Arianna Huffington Has Advice for the New Year: Unplug

The HuffPost founder and Thrive Global CEO is putting a pause on digital communication with a new app that encourages healthy breaks from a non-stop buzzing world.

Arianna Huffington is no stranger to information overload. As co-founder and editor-in-chief of The Huffington Post, she spent years creating a company where the news never stopped. Now, she’s the CEO of Thrive Global, a lifestyle company that focuses on encouraging healthy behavior changes — ironically, including unplugging from technology.

Her company’s new app for Samsung Note 8, the THRIVE App, can block your calls, apps, notifications and even your texts. If someone texts you while you’re in THRIVE mode, they’ll get a message saying you’re taking a healthy break from your device and when you’ll be back in the digital world. It can also let you know how much time you spend on specific apps, like Facebook and Instagram, and help you set usage goals.

The app is meant to tackle some of the growing problems in American society: information burnout and device addiction. Huffington believes society’s relationship with technology has become unhealthy and it’s only hurting our ability to have full, productive lives.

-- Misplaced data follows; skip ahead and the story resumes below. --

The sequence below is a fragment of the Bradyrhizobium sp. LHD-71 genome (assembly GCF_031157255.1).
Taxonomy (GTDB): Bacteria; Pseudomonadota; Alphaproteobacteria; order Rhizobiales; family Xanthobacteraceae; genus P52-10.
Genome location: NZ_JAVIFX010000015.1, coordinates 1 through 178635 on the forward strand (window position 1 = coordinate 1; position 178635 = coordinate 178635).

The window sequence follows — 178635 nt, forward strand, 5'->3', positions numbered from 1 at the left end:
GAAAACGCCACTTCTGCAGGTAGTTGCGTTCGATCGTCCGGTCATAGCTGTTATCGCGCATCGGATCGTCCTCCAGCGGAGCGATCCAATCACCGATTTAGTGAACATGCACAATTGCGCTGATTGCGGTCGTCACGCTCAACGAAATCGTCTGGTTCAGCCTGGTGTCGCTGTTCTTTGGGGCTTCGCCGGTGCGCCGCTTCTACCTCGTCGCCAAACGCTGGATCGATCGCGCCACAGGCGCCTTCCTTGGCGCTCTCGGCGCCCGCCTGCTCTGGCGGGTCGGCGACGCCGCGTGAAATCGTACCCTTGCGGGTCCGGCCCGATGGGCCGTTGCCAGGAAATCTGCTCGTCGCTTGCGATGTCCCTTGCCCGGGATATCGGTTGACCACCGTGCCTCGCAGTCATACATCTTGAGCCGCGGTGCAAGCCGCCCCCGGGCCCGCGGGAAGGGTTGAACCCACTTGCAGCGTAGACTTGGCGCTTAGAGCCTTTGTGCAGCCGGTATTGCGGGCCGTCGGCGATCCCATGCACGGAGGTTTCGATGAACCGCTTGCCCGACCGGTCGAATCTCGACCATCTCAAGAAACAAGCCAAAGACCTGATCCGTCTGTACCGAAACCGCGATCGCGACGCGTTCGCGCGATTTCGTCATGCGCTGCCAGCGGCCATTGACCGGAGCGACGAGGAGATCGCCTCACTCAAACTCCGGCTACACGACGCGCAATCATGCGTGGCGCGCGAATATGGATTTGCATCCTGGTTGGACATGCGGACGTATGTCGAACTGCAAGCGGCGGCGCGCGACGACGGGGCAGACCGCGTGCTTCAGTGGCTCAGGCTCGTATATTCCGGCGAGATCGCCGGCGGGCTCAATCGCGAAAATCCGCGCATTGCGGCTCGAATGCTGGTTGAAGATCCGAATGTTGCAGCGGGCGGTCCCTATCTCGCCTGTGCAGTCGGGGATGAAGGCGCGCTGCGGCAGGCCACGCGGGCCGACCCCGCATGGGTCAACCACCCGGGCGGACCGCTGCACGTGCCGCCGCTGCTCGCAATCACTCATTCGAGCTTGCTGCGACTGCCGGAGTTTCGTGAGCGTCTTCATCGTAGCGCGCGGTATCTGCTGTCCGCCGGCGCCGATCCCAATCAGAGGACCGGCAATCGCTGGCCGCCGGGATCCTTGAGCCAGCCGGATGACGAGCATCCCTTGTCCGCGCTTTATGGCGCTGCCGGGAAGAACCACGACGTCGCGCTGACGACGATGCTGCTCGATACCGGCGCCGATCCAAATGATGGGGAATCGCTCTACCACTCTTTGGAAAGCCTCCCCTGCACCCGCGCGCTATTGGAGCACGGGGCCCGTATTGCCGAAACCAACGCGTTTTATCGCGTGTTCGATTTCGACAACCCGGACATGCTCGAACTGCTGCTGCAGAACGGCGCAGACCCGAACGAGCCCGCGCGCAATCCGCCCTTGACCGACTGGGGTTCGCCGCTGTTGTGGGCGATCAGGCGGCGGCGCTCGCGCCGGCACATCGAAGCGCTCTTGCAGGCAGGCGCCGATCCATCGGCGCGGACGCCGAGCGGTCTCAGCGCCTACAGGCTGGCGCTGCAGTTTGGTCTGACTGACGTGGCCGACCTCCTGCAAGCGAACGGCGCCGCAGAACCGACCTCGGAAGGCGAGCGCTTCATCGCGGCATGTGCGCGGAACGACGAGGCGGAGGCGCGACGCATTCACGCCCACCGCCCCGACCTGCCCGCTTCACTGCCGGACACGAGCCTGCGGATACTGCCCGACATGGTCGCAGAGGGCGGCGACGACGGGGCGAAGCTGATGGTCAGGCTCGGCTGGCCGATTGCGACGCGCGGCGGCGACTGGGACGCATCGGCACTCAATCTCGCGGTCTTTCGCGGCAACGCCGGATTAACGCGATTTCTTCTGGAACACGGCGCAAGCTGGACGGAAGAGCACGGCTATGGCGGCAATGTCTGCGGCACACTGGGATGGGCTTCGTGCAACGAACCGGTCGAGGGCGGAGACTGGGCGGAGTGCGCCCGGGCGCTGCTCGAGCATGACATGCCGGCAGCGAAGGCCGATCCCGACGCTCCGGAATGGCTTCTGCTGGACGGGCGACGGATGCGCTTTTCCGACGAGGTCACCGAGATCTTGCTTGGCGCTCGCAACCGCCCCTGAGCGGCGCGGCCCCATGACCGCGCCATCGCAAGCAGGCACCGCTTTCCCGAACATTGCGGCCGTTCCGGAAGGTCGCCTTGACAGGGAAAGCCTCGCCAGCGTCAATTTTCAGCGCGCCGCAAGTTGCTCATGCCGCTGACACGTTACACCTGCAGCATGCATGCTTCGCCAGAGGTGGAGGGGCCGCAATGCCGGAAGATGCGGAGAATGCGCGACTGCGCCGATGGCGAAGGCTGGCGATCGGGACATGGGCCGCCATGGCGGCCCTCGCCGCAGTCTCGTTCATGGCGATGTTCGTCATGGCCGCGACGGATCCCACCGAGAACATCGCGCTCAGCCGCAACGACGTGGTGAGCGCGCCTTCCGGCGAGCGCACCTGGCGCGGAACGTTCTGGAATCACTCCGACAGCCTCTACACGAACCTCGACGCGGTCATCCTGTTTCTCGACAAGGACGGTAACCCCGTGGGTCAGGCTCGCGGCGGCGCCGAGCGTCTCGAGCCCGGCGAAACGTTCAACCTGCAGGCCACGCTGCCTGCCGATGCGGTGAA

What experiences have you personally had with technology overuse this year that influenced your decision to launch the THRIVE App?

Too numerous to name! It’s about pulling my phone out when I didn’t need to, interrupting some work task to check it or even just being distracted by the temptation to check it even when I didn’t check it. And of course, we’re not aware of what we’re missing when we’re looking down at our screens.

Our desire to launch the THRIVE App came from the feeling of being controlled by our phones and that our technology is growing and becoming unsustainable.

How is this app different from existing products, such as phones’ built-in “Do Not Disturb” modes already used in iPhone and Android operating systems?

It’s very different. First of all, it’s bidirectional. Unlike existing apps, while you’re in THRIVE Mode, anybody who tries to contact you who’s not on your VIP list will automatically be notified that you’re in THRIVE Mode and told when you’ll be available again. This allows you to unplug in a deeper way.

THRIVE also provides you with a detailed analysis of how you’re spending time on your phone and gives you a dashboard to set specific time goals for specific apps.

Why did this mission resonate with you? Given the fact that your role as founder of The Huffington Post was to increase the amount of information online and to get that information to as many eyes as possible – essentially to get people to plug-in – why are you now advocating people unplug more?

Being able to help people connect with themselves and the world has always been a passion of mine, and that was a big part of HuffPost. It wasn’t just about time, but also about the quality and depth of our audience’s engagement.